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Folkestone GP shortage worsens as doctors retire at Cheriton's White House Surgery

Tension is mounting over Folkestone's intensifying GP shortage as two long-standing doctors announce their retirement.

Anxiety is growing among those on Cheriton’s White House Surgery’s books, which treats some 10,000 patients, after it was revealed the full-time doctors who have practised there for about 10 years will step down next month.

Their retirement comes as Folkestone East Practice in Dover Road closes – triggering uncertainty for some 5,000 other patients.

Thousands of patients will be affected. Library image.
Thousands of patients will be affected. Library image.

It is believed the surgery’s patients will this month be allocated to the eight other GP surgeries in the town, including the White House Surgery.

Meanwhile, newly-qualified GPs will be offered a £20,000 “golden hello” to take up posts in areas where practices are struggling to recruit doctors, Health secretary Jeremy Hunt said last week.

A letter sent to White House Surgery patients said Dr Pia Holwerda and Dr Nicholas Morley-Smith will hand over the service to Dr Chee Mah in December, who they deem “the safest pair of GP hands”.

White House surgery in Cheriton, where two GPs have announced their retirement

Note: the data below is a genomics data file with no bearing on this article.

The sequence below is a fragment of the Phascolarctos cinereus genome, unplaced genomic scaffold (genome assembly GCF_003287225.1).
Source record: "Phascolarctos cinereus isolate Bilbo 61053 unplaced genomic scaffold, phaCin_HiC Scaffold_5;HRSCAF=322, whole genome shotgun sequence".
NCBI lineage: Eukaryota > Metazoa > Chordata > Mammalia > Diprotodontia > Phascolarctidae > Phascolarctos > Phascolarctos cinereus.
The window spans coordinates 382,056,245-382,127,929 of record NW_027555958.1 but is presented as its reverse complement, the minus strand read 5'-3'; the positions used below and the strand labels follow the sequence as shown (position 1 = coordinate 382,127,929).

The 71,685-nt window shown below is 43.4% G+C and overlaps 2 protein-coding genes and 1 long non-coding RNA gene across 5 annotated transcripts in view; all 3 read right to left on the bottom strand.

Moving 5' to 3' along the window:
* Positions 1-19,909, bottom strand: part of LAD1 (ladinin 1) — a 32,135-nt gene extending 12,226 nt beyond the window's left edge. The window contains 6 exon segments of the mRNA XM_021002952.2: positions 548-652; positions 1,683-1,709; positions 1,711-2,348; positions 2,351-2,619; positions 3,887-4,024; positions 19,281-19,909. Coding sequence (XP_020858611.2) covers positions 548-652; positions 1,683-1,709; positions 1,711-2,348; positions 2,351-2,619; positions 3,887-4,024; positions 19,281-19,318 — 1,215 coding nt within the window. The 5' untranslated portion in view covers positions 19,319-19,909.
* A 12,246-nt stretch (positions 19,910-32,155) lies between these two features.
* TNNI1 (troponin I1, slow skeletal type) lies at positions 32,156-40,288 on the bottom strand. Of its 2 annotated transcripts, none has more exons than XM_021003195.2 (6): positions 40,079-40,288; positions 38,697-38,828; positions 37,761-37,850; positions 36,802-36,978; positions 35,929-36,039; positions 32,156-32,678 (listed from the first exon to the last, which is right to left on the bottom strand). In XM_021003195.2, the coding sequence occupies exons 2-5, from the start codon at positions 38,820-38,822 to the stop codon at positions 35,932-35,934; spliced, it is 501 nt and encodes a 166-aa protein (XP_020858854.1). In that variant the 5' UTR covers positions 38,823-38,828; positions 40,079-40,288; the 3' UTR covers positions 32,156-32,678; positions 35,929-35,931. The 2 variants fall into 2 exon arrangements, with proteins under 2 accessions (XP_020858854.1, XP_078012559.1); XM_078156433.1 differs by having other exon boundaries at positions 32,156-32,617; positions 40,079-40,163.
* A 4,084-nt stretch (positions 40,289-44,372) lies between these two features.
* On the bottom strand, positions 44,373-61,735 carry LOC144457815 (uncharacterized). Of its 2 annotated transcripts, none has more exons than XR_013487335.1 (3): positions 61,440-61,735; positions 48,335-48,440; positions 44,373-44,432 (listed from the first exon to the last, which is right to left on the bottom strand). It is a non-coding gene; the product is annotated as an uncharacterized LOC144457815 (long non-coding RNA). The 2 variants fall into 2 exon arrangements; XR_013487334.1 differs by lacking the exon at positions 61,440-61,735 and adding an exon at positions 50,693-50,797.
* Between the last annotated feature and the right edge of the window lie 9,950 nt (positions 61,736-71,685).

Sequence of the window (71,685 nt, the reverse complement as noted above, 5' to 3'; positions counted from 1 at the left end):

White House surgery in Cheriton, where two GPs have announced their retirement

The letter asks concerned patients not to call the surgery, based in High Street, because it will jam telephones lines and hinder people’s healthcare.

It says: “We would like to share with you some local changes at the White House Surgery over the next few months.

“As a lot of patients will be aware, both of these doctors have been GP Partners at the White House Surgery for many years.

“Over the last few years, they have been particularly looking for suitable individuals, who they can hand the White House Surgery on to so there remains an open GP surgery in Cheriton.

Health secretary Jeremy Hunt
Health secretary Jeremy Hunt

“It has not been easy to find committed younger doctors, who are willing to step forward and take on the responsibility of a surgery.

“Dr Holwerda and Dr Morley-Smith would like to reassure patients that they do both feel that Dr Mah is the 'safest pair of GP hands' available to meet the challenges of today’s (and tomorrow’s) NHS.”

But as Folkestone’s deepening GP shortage unfolds, the government has been hammering out ideas to tackle recruitment issues and take pressure off the crisis crippling GP services.

We contacted the White House Surgery for comment but none was received.

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